The End of The Line A Documentary That Made A Difference
Connie Allen of Films For The Earth in the first of a regular feature focusing on essential documentaries and feature films for divers who care about our oceans
One of the first films to look in-depth at the complex issue of overfishing was the powerful documentary End Of The Line. This groundbreaking film has had a major impact and has been seen by millions around the world since its release in 2009.
This powerful expose of overfishing was released to cinemas and was seen by 10,000 people but built a much wider audience through media coverage, television screening and was taken up by campaigns fighting for a more sustainable fisheries industry.
It played a crucial role in major supermarkets, food manufacturers and the general public re-evaluating what fish they were willing to consume. Public pressure led to many to change their sourcing policies with many removing endangered species such as bluefin tuna and swordfish from their supply chains.
The film is far from an all-out diatribe against fishing. For example, it looks at the collapse of the Canadian cod fisheries in the 1990s and details the damage done to local communities by its loss. It highlights the crucial difference between sustainable and traditional methods of local fisherman against the large factory trawlers that caused this catastrophe.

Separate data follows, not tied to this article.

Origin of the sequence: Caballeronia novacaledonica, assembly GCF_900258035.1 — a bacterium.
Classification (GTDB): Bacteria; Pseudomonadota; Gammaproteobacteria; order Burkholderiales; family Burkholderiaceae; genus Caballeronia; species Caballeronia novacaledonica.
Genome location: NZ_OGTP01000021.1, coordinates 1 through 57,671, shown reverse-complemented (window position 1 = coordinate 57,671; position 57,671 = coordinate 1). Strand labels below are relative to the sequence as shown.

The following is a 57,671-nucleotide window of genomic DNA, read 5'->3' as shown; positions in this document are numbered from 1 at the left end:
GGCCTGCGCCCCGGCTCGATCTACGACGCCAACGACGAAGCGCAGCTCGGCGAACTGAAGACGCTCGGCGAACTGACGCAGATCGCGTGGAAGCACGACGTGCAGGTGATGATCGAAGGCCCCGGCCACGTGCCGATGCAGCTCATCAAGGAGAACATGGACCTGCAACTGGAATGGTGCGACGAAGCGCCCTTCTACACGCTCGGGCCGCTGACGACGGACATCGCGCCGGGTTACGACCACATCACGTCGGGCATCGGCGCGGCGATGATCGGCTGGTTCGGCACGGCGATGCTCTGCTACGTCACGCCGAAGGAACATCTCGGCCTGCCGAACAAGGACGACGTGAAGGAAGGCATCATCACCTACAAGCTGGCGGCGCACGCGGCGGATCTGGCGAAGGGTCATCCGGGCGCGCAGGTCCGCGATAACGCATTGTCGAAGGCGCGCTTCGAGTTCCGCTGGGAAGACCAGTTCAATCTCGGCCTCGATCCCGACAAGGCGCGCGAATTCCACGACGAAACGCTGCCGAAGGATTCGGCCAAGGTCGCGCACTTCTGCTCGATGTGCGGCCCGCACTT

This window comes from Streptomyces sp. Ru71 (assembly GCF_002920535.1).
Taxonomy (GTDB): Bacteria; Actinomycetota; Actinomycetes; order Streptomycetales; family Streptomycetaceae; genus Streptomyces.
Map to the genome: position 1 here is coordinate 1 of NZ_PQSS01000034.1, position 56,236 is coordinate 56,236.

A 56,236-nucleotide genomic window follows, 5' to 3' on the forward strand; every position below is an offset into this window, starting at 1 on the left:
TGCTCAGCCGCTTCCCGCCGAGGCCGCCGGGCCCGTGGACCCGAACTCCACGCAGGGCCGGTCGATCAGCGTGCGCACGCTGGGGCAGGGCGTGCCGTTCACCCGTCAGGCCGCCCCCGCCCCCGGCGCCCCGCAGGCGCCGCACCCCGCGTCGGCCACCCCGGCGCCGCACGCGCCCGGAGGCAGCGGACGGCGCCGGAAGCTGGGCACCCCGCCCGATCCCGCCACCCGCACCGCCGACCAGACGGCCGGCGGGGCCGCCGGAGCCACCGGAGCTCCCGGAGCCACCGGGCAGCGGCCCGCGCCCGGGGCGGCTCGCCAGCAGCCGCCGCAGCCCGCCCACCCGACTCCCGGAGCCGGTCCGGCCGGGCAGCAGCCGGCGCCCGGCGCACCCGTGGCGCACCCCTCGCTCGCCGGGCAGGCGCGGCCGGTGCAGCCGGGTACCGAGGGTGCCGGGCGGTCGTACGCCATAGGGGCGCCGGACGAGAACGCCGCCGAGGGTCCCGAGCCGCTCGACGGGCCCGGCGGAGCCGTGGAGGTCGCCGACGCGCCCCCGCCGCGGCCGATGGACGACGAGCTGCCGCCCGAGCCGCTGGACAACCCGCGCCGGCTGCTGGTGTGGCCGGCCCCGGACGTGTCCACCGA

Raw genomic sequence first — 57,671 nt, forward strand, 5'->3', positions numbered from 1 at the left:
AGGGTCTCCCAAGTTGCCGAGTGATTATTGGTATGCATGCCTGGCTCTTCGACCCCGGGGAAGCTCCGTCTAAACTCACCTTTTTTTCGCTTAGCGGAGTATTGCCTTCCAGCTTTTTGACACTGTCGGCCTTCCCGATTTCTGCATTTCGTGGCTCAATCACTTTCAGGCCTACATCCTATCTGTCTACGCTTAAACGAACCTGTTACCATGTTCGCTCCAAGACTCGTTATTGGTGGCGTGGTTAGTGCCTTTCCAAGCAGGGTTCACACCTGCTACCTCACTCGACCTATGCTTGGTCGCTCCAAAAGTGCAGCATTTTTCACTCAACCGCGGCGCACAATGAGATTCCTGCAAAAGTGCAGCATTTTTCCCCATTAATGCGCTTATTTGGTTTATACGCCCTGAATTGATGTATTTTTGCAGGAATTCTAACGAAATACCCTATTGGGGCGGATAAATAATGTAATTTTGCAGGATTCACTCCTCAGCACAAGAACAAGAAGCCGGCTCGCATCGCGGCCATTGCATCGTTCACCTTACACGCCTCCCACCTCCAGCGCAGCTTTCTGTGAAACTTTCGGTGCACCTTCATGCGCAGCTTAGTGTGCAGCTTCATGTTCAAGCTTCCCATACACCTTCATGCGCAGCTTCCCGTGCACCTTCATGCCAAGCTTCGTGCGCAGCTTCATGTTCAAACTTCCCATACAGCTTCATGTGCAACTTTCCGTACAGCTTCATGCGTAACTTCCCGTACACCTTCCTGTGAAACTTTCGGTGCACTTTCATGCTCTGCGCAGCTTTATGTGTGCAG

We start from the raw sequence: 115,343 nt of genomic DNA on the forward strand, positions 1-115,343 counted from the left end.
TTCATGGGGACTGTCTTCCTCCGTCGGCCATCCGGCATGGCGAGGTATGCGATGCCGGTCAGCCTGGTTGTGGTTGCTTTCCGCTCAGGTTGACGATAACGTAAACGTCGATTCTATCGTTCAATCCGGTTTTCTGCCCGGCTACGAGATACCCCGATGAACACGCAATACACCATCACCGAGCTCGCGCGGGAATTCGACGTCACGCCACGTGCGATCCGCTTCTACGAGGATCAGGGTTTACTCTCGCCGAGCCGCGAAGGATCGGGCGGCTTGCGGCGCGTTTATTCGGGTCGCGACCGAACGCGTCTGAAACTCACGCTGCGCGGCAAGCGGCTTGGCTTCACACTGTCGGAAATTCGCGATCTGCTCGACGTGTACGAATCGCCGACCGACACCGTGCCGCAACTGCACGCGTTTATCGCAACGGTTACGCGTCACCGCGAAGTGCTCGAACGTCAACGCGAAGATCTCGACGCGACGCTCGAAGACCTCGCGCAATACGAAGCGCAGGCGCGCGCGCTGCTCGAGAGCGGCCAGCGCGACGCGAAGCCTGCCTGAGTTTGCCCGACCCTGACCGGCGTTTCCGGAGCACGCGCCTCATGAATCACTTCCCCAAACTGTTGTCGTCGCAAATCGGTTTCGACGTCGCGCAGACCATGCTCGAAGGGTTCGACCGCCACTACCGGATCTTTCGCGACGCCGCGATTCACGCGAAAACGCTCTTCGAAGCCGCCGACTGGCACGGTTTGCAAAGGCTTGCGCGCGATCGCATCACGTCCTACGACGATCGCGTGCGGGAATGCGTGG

With fish populations unable to replenish themselves and breeding grounds trawled bare – this fishery that had for 400 years been one of the richest in the world, was by 1993 all but eliminated, and with it, 42,000 livelihoods lost.
More sensitive viewers should be warned there are some bloody scenes on board fishing vessels.
If you still want to learn more, we have plenty more incredible documentaries on the subject of overfishing and illegal harvesting of the oceans to recommend; check out Sea the Truth (2010), The Last Catch (2013), Blue (2017), Sharkwater (2006), Sushi – the Global Catch (2011), Ghost Fleet (2018) and 184 – Defending Whales in Iceland (2016), or browse other documentaries related to ocean issues at https://filmsfortheearth.org/en/issues/oceans